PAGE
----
This essay will discuss the interpretation of Oedipus Tyrannus by Freud and whether his interpretation holds any weight in using it to aid his own theory, the Oedipus complex, or whether it was a ridiculous reading of the play itself. Freud’s theory will be explored first, before moving on to look at the interpretation itself. This will give a strong sense of how the Oedipus complex comes about in a young child and help in the discussion as to whether Oedipus may have been fulfilling this unconscious desire. The discussion will also touch upon Freud’s belief that it is his own theory that explains the reason for the play’s long-lasting success.
Sigmund Freud is the father of a branch of psychology that he named psychoanalysis, as well as having a tremendous influence in how modern psychology has developed since the turn of the 20th Century. Freud was born on May 6th 1856. The first reference to Freud having used Sophocles’ Oedipus Tyrannus to help strengthen his theory of the Oedipus complex, which is explained below, and also the first mention of the Oedipus complex altogether comes in 1900 in Freud’s The Interpretation of Dreams. However, in The Interpretation of Dreams the theory is clearly only just beginning to be devised by Freud as it is not until 1910 that the term ‘Oedipus compex’ is first used. To be able to understand Freud’s interpretation of Oedipus Tyrannus it is vital to grasp what the Oedipus complex actually refers to.
Before discussing the Oedipus complex it is important to discuss the earlier psychosexual development of a child, which leads into the development of the Oedipus complex. The first two stages, or the ‘pregenital’ stages, begin very early in life. The first is the oral stage, unsurprisingly, as infants first derive sexual pleasure primarily through the mouth; such as tasting, sucking, and making sounds. This stage is followed by the anal stage, in which the infant has discovered the anus. This stage is focused on the control of the self and gives the infant the first opportunity to gain a sense of independence and achievement through learning to control the bowel and bladder. With the next stage, the phallic stage, the Oedipus complex starts becomes apparent. It is during this time that the infant discovers the difference between a boy and girl, the boy begins to see the father as a rival for his mother’s affections, but also develops a fear of the father becoming a rival for the mother’s affections. Alongside these developments the child finds the genital area as an erogenous zone. The ‘castration complex’ can develop throughout this period and it is important to think of the male and female child as, ‘with penis’ or ‘castrated’, relatively. Freud believed that the male child saw the female child as a castrated boy and thus the result of, what seemed to be common in the turn of the century, the threat of parents telling young boys to stop playing with their genitals or they will be cut off. The young boy now believes that the father becomes a real threat to the affections for his mother.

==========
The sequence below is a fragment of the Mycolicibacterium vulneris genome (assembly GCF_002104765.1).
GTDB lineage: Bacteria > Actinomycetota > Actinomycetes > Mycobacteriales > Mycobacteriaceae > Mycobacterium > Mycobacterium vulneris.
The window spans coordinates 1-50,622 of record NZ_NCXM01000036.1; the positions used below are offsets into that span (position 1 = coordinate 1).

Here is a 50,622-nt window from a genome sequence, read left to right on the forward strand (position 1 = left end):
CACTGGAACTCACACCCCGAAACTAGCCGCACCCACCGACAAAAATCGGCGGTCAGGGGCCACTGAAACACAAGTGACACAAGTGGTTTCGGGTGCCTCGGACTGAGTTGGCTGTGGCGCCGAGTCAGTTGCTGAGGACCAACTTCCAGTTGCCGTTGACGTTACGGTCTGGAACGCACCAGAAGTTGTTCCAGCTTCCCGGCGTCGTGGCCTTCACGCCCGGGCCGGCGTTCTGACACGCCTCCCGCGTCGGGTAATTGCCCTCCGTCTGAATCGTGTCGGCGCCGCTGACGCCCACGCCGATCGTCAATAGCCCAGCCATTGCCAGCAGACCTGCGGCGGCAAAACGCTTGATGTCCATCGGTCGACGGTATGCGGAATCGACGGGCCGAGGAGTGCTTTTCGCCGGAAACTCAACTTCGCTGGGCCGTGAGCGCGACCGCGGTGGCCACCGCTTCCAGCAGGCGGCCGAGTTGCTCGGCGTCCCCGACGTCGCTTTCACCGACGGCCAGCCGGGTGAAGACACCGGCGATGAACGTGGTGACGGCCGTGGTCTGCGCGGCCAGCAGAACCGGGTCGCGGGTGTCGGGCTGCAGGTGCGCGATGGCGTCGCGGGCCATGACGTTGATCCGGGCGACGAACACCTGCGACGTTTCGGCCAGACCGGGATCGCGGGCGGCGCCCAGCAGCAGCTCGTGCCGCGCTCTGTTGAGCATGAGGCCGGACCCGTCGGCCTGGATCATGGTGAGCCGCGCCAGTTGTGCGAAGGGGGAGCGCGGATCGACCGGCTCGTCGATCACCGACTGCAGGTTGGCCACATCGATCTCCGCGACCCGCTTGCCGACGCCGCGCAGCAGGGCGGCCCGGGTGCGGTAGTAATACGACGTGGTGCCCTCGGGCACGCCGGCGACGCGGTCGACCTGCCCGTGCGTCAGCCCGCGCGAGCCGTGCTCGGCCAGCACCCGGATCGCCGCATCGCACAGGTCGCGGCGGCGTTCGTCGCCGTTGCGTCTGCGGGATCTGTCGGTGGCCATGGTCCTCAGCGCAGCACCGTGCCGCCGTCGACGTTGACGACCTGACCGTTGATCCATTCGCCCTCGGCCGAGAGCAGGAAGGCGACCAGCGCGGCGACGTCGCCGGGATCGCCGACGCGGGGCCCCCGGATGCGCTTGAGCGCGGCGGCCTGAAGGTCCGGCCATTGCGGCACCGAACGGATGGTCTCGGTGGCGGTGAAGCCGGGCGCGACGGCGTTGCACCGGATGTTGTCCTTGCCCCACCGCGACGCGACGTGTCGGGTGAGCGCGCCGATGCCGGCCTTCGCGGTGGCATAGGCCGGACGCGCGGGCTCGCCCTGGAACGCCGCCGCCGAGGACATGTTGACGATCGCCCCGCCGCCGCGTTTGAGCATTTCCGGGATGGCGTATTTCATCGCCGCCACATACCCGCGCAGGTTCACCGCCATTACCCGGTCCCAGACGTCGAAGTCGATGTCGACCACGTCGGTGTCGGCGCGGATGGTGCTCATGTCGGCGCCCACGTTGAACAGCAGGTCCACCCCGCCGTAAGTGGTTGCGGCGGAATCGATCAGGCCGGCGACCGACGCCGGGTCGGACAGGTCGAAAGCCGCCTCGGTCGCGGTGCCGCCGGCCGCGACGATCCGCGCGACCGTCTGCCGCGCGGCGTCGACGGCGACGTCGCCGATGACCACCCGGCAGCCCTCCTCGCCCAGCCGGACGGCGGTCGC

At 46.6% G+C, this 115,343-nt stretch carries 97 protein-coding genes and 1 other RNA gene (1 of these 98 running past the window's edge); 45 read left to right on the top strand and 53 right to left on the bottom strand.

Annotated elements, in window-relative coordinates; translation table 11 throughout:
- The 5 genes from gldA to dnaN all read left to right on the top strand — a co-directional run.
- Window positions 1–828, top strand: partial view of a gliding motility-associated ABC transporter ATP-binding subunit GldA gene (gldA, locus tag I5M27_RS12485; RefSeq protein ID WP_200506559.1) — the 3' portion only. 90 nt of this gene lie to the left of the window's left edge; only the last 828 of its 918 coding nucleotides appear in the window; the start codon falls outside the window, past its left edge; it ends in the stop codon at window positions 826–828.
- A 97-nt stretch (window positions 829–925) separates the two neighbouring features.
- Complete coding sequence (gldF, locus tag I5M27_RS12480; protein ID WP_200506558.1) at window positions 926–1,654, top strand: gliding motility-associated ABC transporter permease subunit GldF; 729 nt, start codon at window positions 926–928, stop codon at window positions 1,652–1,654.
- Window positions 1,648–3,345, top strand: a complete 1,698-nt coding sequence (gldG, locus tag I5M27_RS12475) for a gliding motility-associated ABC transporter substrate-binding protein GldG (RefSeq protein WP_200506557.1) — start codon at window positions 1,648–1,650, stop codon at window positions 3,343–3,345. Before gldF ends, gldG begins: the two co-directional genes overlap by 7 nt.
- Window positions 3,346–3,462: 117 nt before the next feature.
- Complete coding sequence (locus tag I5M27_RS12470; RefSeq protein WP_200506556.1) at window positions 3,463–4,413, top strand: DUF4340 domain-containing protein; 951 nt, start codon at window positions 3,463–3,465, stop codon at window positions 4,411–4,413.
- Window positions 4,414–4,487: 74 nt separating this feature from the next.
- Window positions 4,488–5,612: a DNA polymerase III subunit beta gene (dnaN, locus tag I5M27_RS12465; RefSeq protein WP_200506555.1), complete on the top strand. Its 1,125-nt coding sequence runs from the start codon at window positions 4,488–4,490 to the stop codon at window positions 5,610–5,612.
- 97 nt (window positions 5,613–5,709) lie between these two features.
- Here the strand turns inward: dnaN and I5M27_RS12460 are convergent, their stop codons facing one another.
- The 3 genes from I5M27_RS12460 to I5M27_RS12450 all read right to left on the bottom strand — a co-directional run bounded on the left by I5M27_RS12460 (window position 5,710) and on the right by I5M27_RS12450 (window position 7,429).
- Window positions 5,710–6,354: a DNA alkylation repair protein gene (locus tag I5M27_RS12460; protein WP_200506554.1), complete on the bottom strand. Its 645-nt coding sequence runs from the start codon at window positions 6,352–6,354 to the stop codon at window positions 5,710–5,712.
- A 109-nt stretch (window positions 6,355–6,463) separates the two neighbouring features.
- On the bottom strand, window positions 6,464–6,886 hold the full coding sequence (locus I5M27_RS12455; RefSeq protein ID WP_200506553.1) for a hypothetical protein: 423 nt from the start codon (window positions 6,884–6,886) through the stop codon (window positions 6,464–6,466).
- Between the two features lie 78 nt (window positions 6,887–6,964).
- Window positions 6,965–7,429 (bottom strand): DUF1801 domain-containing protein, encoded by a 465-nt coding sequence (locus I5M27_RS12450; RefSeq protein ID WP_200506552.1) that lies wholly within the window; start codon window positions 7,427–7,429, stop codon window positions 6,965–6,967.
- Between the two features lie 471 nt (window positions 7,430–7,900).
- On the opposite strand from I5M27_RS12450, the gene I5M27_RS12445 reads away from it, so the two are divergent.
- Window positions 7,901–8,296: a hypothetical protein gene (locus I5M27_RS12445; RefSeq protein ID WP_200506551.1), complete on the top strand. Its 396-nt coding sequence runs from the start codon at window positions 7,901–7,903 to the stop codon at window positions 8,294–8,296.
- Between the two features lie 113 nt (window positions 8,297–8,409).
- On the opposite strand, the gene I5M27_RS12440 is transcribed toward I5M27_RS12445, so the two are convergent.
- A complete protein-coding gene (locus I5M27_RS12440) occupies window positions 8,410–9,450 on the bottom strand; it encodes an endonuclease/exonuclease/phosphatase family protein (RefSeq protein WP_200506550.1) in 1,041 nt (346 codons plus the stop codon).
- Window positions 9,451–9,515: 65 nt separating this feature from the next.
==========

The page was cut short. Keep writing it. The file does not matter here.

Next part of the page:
Between the age of four and five, Freud believed that the young child develops sexual feelings for his mother, and alongside this wants to have complete possession of her and thus hostile feelings develop towards the father. However, the possibility of castration that the young boy has understood to be seen in the naked girl, poses a horrific possibility to the boy. With the loss of his penis at stake, as in the young boy’s mind this is the form of retaliation the father will take to any hostile action from the child, the boy focuses his attention towards other feminine sources for sexual satisfaction. This is the Oedipus complex laid out as unimpeded development of the young boy and variations to this development through childhood is how Freud can explain ‘abnormal’ sexual behavior. For the young girl the Oedipus...